• Can I skip the weigh-in?
  • Can we use a smaller speculum for my pelvic exam?
  • How do I check my breasts for lumps? How often should I check?
  • Are there any abnormal signs I should be on the lookout for in my body, mood, or vaginal discharge?

Questions To Ask Your Gyn After Giving Birth

After you have a baby, you might feel like everything is out of whack for some time. And while that’s true, it’s important that you tell your medical provider right away if you don’t feel right. Whether your symptoms are physical or emotional, communicating with your doctor can prevent either from worsening.

  • Are my mood, eating habits, or sleeping habits normal?
  • Is it normal to have some bleeding after giving birth?
  • My labia feel swollen, itchy, or painful. What does that mean?
  • Should I keep taking prenatal vitamins after I give birth?
  • Are there any factors that increase my risk of postpartum depression or any other post-birth condition?

Questions Your Gynecologist May Ask You

There’s a good chance that your doctor will also have some questions for you. While most ob-gyns have a set list of questions that they ask all of their patients, it will feel more like a conversation than an interrogation. Based on what you say, your doctor might ask some or all of the following questions:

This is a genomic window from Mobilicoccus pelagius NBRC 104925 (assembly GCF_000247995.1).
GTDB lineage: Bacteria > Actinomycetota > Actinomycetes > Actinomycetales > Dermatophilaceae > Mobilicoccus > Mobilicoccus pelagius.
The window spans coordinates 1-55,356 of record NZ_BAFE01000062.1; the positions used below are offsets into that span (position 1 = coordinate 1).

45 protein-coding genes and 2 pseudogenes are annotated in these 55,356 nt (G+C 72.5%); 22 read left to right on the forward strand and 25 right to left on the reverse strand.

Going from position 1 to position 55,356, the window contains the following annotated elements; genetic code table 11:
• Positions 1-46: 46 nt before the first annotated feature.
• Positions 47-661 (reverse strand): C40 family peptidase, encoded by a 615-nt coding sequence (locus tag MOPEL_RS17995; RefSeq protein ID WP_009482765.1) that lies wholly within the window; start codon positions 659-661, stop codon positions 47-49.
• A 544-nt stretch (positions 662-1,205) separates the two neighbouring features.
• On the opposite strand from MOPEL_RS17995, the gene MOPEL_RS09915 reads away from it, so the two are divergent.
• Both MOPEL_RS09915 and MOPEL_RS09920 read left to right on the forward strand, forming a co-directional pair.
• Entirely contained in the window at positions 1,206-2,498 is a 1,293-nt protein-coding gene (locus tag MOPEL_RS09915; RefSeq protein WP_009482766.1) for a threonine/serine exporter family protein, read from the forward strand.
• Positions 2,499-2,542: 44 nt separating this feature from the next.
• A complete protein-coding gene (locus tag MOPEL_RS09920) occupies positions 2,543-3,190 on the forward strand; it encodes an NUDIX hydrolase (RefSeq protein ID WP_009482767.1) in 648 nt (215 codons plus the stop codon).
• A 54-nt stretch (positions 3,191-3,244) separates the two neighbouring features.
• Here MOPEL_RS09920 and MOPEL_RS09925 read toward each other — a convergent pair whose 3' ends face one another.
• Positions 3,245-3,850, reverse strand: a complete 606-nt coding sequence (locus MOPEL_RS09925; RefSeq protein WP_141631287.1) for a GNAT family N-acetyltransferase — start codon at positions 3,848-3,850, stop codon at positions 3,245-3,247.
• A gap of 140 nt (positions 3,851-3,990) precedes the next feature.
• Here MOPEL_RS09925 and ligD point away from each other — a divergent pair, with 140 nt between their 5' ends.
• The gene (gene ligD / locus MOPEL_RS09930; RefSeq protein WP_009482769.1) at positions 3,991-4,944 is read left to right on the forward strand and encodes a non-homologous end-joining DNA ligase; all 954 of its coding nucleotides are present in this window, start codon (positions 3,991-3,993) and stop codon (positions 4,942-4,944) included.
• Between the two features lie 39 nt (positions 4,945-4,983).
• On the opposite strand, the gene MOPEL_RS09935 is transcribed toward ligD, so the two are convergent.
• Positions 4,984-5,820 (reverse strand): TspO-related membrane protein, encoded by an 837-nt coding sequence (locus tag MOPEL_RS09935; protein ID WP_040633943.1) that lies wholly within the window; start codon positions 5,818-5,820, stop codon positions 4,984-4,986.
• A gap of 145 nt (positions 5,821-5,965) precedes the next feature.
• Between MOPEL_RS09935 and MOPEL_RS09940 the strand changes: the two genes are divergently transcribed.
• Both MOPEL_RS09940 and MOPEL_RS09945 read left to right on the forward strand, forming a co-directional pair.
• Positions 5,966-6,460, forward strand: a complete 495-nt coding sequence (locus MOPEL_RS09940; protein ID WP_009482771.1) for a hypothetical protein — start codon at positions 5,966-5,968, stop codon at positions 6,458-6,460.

• Are you currently taking any medications or contraceptives?
  • Are you trying to become pregnant?
  • How many sexual partners do you have?
  • When was your last menstrual cycle?
  • Do you have a family history of breast or cervical cancer?
  • What kind of lube do you use?
  • What kind of contraceptives, sex toys, or STI protection do you use?
  • How’s your sex drive, and do you enjoy sex when you have it?
  • Do you experience incontinence (for example, pee when you laugh or cough)?

If your doctor doesn’t ask these questions, don’t be nervous about bringing them up on your own. The more questions you ask and the more you share, the better they’ll be able to help you. If you’re still feeling a little embarrassed about asking your doctor questions, be honest with them. Tell them “I’m afraid to ask, but I have some questions.” No matter how “out there” you think it sounds, your doctor likely won’t be fazed in the slightest. They’ll be able to reassure you and put you at ease (and maybe tell you a wild story or two).

You can also ask for an email address or another way to reach out to your doctor. That way, you can send over your questions in advance. You also have a way to follow up in case you forget anything.

While doctor’s appointments aren’t always comfortable, you should always feel comfortable speaking up. Asking your doctor questions about your health is important to developing a healthy, trusting relationship.

Ready for a better relationship with your doctor? Reach out to Higher Ground Women’s Health to learn about us and schedule a free discovery call.

Medically Reviewed by Dr. Lisa Parsons, DO.

While we hope you’ve found this helpful, we can’t give you any medical advice without knowing your situation. Please reach out to a healthcare provider if you have specific questions or concerns. Nothing on this site is intended to diagnose or treat any illness, and no statement is intended or should be construed as medical advice. Please utilize your best judgement and the support of your doctor when making any decisions about your health.